Computed tomographic (CT) scans or magnetic resonance images (MRI) should be obtained if there is good reason to suspect a serious cause for the acute low back pain. If the patient is a surgical candidate, referral to an orthopedist or neurosurgeon may be appropriate because the surgeon may want to obtain a specific study or view that will help determine the surgery that is required. A CT scan without contrast will be useful if the bony structures need to be evaluated, if the patient has a metallic foreign body in place or if the patient is claustrophobic. An MRI may provide more information in a patient thought to have spinal stenosis, osteomyelitis, an epidural abscess, tumor or a recent fracture that is nondisplaced. Bone scans are not likely to be more accurate than MRIs. Occasionally, the patient will expect an advanced imaging study; in this case, careful attention should be paid to documenting such testing when the clinical evaluation does not warrant the test. Careful patient education is necessary in any case.

Laboratory testing may be useful, but it is not routine. Determination of the erythrocyte sedimentation rate can screen for malignancy or infection, but it remains a nonspecific test. If a genitourinary tract infection is suspected, a urinalysis is reasonable.

The mainstay of treatment is conservative care, reassurance and education. Bed rest has not been shown to improve outcomes in patients with acute low back pain and should, in general, be discouraged. Bed rest may be recommended during periods of severe pain, but early ambulation and continuation of nonstrenuous activities are helpful. The patient with acute low back pain should avoid prolonged sitting or standing; he or she should be told to walk and move his or her back at regular intervals (every 30 minutes). Slow movement will help minimize the chance of back spasm.

Acetaminophen and nonsteroidal anti-inflammatory drugs are useful in many patients with acute low back pain. There is no evidence that muscle relaxants or opioids are more effective than these medications, although they may be useful in certain cases. Physical therapy may also be useful, although the optimal timing of such treatment is not clear. Early referral is not associated with better outcomes than later referral, so a conservative attitude may be reasonable, with referral occurring after the two- to four-week recovery period that is typical in persons with acute low back pain. A variety of treatments has not been shown to be useful, including facet joint injections, oral steroids, transcutaneous electrical nerve stimulation, biofeedback and traction.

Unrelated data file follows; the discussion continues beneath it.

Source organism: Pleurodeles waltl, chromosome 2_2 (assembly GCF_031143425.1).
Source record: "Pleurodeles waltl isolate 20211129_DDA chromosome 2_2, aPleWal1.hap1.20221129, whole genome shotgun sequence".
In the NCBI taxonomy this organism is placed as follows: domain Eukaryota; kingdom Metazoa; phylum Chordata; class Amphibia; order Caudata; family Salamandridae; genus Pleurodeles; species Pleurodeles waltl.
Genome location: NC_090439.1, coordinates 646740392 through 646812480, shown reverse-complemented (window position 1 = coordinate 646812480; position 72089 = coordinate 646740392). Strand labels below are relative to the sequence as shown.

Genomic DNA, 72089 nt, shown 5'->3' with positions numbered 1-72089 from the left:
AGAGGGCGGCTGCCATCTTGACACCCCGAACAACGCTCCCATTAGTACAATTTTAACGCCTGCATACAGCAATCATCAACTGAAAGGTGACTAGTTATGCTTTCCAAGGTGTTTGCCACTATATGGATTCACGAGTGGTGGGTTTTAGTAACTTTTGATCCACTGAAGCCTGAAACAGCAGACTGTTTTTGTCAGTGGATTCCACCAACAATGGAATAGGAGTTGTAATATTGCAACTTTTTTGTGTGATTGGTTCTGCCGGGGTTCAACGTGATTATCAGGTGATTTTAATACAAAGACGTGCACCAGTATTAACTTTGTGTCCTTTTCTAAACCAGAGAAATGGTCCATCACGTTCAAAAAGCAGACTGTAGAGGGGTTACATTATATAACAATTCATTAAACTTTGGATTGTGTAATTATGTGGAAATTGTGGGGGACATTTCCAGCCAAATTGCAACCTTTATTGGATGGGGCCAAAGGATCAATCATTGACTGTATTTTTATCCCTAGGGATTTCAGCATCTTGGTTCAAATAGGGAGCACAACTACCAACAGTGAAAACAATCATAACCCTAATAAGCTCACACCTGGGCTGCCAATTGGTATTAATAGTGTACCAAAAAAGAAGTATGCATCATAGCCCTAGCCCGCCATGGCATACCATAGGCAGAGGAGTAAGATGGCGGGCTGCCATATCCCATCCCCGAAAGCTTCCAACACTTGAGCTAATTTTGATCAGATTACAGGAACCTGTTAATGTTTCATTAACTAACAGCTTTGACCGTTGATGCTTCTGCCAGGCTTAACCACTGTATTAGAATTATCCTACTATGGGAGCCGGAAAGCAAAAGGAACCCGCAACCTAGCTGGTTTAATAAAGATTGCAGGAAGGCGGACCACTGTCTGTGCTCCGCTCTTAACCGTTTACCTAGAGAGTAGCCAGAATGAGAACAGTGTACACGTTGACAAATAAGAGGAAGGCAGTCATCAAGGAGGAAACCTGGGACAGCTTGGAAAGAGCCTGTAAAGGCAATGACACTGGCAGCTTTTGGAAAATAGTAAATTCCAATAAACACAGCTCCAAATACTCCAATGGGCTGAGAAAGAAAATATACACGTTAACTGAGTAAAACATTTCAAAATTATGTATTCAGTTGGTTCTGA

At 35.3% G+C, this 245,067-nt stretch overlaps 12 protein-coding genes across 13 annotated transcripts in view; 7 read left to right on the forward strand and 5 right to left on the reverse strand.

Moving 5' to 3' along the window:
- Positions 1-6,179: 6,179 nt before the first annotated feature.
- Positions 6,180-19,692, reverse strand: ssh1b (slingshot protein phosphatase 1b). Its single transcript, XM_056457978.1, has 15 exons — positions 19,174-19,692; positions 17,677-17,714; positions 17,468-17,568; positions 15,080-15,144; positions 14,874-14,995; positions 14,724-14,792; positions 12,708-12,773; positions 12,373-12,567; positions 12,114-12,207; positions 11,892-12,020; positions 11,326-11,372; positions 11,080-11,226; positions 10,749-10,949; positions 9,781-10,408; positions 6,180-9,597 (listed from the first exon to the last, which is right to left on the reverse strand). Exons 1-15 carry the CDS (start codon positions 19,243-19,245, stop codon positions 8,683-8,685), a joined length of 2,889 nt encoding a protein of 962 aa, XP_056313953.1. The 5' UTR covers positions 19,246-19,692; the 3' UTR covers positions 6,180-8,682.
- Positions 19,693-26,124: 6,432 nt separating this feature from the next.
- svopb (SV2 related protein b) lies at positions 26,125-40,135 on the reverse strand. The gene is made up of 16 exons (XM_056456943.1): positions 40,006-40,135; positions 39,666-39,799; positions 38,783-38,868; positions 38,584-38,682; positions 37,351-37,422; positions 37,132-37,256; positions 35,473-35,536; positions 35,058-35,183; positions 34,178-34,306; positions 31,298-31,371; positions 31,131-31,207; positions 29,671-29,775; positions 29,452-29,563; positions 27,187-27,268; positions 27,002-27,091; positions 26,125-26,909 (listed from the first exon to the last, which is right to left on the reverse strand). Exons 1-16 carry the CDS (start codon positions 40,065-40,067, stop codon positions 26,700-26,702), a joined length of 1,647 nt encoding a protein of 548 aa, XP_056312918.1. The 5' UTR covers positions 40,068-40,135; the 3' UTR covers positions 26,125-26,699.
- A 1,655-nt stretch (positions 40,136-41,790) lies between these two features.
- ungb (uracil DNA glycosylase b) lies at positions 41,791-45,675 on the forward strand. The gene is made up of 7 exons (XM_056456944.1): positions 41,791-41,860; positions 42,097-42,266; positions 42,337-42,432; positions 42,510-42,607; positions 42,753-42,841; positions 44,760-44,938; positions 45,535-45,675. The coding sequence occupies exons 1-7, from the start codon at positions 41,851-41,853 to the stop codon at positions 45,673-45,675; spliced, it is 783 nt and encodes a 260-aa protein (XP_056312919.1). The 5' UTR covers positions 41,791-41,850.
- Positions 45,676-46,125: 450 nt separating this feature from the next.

Emergency referral should be made in patients with cauda equina syndrome. Nonemergency referral should be made for the patient with progressive neurologic deficits, if a serious condition is suspected or when the patient has each of the following features: leg pain greater than or equal to back pain, a positive straight leg raise test, lack of response to conservative treatment for four to 12 weeks and an image result that correlates with the patient's symptoms.

GRACE BROOKE HUFFMAN, M.D.Atlas SJ, Deyo RA. Evaluating and managing acute low back pain in theprimary care setting. J Gen Intern Med February 2001;16:120-31.

COPYRIGHT 2001 American Academy of Family PhysiciansCOPYRIGHT 2001 Gale Group